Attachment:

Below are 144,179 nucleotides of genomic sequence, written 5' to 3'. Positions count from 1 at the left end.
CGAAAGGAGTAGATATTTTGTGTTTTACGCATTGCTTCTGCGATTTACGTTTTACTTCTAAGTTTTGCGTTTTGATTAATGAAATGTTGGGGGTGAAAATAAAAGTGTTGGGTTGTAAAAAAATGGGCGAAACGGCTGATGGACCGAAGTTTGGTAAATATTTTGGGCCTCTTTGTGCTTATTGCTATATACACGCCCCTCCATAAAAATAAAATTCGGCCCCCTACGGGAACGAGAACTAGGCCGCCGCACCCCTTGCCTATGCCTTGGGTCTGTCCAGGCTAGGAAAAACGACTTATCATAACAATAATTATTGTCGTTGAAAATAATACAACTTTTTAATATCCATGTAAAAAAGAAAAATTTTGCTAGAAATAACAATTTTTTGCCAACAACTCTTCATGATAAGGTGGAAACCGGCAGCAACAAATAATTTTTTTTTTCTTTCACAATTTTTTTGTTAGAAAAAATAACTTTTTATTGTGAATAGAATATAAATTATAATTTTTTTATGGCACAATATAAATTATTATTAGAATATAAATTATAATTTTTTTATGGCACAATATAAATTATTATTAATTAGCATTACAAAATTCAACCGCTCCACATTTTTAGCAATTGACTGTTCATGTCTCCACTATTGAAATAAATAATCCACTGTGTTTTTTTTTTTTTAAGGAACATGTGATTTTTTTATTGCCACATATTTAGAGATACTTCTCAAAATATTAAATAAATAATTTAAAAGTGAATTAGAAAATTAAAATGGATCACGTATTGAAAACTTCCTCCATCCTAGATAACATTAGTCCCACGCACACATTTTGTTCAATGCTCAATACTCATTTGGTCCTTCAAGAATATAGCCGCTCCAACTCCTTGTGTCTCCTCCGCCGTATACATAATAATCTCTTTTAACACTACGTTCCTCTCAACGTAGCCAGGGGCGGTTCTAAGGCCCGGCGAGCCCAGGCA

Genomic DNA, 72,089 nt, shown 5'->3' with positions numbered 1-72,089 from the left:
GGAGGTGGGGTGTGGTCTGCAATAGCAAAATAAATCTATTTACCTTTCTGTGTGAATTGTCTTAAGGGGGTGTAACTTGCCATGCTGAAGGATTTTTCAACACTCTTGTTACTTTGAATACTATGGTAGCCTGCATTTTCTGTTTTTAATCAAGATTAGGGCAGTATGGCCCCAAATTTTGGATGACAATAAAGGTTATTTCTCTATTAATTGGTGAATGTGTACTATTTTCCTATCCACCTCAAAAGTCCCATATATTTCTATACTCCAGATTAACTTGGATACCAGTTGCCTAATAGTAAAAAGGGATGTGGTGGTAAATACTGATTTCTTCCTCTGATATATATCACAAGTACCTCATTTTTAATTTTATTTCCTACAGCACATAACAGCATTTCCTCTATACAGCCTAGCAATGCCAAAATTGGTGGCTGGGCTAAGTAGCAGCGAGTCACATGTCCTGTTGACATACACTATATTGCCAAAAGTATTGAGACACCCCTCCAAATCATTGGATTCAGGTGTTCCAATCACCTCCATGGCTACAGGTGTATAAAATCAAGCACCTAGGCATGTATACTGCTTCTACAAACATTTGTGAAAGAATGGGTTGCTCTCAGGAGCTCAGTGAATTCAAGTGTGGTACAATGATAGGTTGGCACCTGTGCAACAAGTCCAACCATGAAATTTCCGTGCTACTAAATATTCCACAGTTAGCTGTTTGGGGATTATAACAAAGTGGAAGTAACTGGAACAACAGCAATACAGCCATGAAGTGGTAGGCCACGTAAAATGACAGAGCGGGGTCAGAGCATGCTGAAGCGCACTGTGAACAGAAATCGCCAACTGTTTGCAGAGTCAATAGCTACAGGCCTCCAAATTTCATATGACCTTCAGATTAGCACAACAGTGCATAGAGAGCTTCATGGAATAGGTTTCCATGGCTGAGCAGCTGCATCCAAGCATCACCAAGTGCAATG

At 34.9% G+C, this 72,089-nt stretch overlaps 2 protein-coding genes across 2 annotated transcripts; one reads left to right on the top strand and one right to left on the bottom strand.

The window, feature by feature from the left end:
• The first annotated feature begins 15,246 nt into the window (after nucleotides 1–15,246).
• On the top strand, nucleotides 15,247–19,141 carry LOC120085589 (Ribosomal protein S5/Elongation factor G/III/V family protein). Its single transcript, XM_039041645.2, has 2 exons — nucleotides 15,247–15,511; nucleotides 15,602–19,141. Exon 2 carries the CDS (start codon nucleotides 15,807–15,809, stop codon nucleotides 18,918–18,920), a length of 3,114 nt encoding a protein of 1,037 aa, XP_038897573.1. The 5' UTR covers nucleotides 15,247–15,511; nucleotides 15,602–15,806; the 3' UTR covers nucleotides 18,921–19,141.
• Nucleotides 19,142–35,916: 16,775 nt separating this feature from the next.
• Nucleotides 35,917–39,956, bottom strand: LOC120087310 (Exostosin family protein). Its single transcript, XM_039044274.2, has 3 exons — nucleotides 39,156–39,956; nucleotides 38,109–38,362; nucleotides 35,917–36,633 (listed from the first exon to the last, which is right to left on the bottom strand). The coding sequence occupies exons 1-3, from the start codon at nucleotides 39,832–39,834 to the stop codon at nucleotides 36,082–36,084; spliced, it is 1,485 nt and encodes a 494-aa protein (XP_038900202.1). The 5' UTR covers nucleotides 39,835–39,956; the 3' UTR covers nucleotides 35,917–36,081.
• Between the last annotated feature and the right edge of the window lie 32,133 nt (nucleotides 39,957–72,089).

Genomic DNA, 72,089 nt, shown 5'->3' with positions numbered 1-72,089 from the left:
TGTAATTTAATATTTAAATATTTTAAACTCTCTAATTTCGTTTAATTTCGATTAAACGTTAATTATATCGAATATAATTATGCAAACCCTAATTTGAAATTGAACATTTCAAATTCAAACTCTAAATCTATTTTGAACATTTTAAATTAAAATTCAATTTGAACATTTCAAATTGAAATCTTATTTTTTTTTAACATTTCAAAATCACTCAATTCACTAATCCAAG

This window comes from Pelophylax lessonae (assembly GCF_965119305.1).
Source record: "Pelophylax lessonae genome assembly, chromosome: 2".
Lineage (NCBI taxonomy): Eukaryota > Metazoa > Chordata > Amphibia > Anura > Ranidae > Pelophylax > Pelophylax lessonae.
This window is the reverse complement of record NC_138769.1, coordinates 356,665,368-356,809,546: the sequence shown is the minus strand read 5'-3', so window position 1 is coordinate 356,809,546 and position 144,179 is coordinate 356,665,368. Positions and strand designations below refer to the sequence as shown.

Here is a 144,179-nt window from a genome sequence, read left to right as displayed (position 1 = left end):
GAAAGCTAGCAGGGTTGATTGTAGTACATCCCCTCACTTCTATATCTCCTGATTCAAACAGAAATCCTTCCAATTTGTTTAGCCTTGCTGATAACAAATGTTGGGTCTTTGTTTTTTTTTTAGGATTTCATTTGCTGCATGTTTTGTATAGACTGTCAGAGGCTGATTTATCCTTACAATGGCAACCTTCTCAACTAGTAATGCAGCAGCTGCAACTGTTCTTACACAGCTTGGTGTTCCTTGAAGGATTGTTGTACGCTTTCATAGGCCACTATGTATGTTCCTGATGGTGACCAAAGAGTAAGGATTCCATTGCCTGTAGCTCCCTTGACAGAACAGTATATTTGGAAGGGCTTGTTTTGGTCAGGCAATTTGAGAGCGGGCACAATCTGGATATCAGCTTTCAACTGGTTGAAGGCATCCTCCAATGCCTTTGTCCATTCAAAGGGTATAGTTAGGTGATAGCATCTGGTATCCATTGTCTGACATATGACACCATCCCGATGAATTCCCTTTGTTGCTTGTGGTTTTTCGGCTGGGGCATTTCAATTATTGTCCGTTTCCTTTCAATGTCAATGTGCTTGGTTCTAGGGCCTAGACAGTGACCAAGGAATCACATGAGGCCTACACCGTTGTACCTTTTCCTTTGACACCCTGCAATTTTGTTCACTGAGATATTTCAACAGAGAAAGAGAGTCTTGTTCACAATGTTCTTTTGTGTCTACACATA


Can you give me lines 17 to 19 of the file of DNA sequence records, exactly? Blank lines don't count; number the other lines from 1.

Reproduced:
This window is the reverse complement of record NC_138769.1, coordinates 356,665,368-356,809,546: the sequence shown is the minus strand read 5'-3', so window position 1 is coordinate 356,809,546 and position 144,179 is coordinate 356,665,368. Positions and strand designations below refer to the sequence as shown.

Here is a 144,179-nt window from a genome sequence, read left to right as displayed (position 1 = left end):
GAAAGCTAGCAGGGTTGATTGTAGTACATCCCCTCACTTCTATATCTCCTGATTCAAACAGAAATCCTTCCAATTTGTTTAGCCTTGCTGATAACAAATGTTGGGTCTTTGTTTTTTTTTTAGGATTTCATTTGCTGCATGTTTTGTATAGACTGTCAGAGGCTGATTTATCCTTACAATGGCAACCTTCTCAACTAGTAATGCAGCAGCTGCAACTGTTCTTACACAGCTTGGTGTTCCTTGAAGGATTGTTGTACGCTTTCATAGGCCACTATGTATGTTCCTGATGGTGACCAAAGAGTAAGGATTCCATTGCCTGTAGCTCCCTTGACAGAACAGTATATTTGGAAGGGCTTGTTTTGGTCAGGCAATTTGAGAGCGGGCACAATCTGGATATCAGCTTTCAACTGGTTGAAGGCATCCTCCAATGCCTTTGTCCATTCAAAGGGTATAGTTAGGTGATAGCATCTGGTATCCATTGTCTGACATATGACACCATCCCGATGAATTCCCTTTGTTGCTTGTGGTTTTTCGGCTGGGGCATTTCAATTATTGTCCGTTTCCTTTCAATGTCAATGTGCTTGGTTCTAGGGCCTAGACAGTGACCAAGGAATCACATGAGGCCTACACCGTTGTACCTTTTCCTTTGACACCCTGCAATTTTGTTCACTGAGATATTTCAACAGAGAAAGAGAGTCTTGTTCACAATGTTCTTTTGTGTCTACACATA